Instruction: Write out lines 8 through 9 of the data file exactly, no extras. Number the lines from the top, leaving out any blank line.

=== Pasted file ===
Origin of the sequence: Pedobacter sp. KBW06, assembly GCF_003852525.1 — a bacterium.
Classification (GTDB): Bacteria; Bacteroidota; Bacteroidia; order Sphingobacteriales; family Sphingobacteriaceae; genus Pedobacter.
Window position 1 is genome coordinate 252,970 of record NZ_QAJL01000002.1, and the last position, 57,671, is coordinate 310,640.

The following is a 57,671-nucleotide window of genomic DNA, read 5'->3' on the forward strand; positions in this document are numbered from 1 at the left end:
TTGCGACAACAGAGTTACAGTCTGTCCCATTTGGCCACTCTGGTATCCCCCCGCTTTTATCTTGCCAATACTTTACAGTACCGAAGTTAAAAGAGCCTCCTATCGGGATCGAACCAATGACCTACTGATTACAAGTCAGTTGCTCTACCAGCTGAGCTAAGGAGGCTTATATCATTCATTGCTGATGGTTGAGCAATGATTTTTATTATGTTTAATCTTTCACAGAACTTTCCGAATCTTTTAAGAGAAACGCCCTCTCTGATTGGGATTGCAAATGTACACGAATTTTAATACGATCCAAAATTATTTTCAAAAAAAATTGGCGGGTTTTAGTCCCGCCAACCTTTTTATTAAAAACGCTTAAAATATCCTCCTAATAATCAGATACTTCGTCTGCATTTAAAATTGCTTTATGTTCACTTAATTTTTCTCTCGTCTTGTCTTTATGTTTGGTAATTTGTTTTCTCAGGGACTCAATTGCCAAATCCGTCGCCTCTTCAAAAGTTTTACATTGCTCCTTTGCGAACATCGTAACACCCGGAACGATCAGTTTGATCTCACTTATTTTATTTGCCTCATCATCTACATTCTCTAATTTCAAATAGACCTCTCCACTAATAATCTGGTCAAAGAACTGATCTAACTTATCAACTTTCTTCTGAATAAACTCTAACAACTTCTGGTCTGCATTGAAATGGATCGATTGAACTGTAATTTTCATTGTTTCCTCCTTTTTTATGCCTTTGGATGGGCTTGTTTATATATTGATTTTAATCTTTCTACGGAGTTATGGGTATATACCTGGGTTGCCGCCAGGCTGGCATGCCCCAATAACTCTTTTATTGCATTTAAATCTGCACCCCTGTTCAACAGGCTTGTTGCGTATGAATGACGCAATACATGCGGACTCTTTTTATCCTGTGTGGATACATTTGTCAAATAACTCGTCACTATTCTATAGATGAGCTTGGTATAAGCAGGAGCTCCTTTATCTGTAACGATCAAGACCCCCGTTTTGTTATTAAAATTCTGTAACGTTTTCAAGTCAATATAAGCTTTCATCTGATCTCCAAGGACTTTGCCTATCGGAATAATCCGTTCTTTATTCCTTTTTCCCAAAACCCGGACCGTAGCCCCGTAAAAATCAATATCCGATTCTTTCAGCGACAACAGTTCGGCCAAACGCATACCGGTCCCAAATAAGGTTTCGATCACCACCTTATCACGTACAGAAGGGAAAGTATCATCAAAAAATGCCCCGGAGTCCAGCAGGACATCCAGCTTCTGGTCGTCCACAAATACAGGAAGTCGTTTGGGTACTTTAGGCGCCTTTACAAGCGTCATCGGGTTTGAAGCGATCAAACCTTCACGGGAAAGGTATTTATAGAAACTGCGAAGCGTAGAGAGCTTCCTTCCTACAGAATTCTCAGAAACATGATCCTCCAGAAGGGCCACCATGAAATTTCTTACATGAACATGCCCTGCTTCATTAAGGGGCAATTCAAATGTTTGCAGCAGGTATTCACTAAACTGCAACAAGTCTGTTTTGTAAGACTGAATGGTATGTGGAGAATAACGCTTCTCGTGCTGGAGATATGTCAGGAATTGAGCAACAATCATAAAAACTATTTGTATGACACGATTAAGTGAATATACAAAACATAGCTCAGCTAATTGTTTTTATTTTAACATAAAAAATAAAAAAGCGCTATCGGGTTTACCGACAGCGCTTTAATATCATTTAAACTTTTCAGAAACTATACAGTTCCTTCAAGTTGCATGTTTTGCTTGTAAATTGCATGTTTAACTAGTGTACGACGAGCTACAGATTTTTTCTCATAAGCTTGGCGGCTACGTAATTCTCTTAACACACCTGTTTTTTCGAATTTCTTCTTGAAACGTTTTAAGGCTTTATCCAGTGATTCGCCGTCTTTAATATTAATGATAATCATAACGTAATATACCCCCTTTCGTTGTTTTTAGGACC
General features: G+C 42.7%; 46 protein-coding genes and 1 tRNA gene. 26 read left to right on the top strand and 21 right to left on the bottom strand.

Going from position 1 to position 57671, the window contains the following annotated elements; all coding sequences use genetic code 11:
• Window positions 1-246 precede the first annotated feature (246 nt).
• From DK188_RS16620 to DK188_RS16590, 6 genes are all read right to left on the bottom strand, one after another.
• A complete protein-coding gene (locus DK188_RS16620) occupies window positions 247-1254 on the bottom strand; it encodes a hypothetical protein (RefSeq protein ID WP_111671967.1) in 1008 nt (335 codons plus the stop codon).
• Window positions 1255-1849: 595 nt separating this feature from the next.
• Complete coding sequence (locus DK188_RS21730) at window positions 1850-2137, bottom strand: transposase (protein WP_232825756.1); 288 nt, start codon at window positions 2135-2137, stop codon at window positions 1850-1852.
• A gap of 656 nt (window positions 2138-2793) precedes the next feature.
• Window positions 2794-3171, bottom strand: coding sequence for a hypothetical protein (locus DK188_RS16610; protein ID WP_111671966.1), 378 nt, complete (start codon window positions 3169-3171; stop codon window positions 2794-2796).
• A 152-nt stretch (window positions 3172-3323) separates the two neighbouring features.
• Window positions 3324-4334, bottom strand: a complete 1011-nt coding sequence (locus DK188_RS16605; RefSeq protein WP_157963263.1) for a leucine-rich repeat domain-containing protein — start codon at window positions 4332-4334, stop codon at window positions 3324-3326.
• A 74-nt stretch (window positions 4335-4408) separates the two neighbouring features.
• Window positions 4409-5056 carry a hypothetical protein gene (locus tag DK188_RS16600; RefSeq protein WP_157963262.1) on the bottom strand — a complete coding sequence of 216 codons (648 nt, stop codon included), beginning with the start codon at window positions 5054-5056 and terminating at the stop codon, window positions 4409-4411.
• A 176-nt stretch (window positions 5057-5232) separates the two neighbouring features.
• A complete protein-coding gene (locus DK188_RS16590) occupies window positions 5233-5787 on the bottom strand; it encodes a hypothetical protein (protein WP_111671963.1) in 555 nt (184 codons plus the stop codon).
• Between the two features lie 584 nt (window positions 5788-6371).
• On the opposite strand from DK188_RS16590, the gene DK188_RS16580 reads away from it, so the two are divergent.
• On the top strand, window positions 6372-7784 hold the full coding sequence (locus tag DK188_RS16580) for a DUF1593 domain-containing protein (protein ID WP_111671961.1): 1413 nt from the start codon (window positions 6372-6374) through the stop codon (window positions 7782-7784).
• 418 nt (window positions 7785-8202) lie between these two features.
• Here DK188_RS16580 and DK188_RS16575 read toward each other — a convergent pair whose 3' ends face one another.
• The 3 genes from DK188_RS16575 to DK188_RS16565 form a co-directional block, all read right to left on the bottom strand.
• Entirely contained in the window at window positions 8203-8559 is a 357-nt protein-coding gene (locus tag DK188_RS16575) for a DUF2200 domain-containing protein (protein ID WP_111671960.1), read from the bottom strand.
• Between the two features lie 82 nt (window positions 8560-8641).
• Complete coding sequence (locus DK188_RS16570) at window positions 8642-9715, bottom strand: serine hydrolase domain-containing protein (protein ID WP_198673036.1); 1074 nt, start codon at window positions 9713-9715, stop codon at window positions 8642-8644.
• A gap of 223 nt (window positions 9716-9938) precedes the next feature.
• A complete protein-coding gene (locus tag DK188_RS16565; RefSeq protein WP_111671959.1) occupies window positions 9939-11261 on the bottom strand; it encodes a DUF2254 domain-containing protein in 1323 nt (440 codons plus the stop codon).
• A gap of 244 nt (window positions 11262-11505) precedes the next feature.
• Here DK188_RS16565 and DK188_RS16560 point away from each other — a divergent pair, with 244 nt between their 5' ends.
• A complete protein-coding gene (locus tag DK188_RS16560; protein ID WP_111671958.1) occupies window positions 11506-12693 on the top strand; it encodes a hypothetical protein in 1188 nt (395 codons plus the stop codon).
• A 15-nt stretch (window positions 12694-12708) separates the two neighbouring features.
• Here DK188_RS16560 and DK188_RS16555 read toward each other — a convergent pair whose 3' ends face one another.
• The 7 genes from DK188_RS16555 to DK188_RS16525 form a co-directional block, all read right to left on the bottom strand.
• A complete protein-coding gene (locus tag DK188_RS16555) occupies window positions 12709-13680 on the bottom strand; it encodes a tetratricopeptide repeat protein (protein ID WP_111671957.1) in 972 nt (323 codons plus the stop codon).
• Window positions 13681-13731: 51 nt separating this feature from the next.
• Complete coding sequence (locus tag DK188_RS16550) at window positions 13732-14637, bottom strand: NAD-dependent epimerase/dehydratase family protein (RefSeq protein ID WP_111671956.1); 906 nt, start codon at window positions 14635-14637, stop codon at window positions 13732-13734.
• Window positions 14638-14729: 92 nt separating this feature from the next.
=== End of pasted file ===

• Window positions 1-246 precede the first annotated feature (246 nt).
• From DK188_RS16620 to DK188_RS16590, 6 genes are all read right to left on the bottom strand, one after another.